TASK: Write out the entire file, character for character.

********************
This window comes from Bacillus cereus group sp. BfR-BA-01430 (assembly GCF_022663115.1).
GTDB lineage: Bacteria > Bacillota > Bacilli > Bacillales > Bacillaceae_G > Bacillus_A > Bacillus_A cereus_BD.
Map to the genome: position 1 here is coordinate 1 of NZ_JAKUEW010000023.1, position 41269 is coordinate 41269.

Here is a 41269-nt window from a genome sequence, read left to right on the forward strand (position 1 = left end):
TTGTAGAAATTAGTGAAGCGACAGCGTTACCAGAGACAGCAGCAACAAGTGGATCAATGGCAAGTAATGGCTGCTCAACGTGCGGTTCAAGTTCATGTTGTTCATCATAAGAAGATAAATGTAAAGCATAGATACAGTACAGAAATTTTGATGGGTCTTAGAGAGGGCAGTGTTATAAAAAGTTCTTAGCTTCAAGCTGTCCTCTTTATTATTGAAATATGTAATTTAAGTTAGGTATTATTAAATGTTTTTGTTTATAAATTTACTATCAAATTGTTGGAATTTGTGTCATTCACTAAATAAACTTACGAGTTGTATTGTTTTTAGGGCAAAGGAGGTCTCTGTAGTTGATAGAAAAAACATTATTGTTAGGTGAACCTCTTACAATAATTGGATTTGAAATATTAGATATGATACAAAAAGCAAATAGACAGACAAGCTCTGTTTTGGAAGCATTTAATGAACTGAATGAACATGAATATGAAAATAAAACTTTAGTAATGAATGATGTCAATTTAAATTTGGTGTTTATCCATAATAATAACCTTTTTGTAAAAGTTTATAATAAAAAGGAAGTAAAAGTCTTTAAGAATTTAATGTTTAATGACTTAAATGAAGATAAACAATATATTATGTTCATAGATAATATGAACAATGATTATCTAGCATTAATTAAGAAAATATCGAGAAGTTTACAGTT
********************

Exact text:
This window comes from Bacillus cereus group sp. BfR-BA-01430 (assembly GCF_022663115.1).
GTDB lineage: Bacteria > Bacillota > Bacilli > Bacillales > Bacillaceae_G > Bacillus_A > Bacillus_A cereus_BD.
Map to the genome: position 1 here is coordinate 1 of NZ_JAKUEW010000023.1, position 41269 is coordinate 41269.

Here is a 41269-nt window from a genome sequence, read left to right on the forward strand (position 1 = left end):
TTGTAGAAATTAGTGAAGCGACAGCGTTACCAGAGACAGCAGCAACAAGTGGATCAATGGCAAGTAATGGCTGCTCAACGTGCGGTTCAAGTTCATGTTGTTCATCATAAGAAGATAAATGTAAAGCATAGATACAGTACAGAAATTTTGATGGGTCTTAGAGAGGGCAGTGTTATAAAAAGTTCTTAGCTTCAAGCTGTCCTCTTTATTATTGAAATATGTAATTTAAGTTAGGTATTATTAAATGTTTTTGTTTATAAATTTACTATCAAATTGTTGGAATTTGTGTCATTCACTAAATAAACTTACGAGTTGTATTGTTTTTAGGGCAAAGGAGGTCTCTGTAGTTGATAGAAAAAACATTATTGTTAGGTGAACCTCTTACAATAATTGGATTTGAAATATTAGATATGATACAAAAAGCAAATAGACAGACAAGCTCTGTTTTGGAAGCATTTAATGAACTGAATGAACATGAATATGAAAATAAAACTTTAGTAATGAATGATGTCAATTTAAATTTGGTGTTTATCCATAATAATAACCTTTTTGTAAAAGTTTATAATAAAAAGGAAGTAAAAGTCTTTAAGAATTTAATGTTTAATGACTTAAATGAAGATAAACAATATATTATGTTCATAGATAATATGAACAATGATTATCTAGCATTAATTAAGAAAATATCGAGAAGTTTACAGTT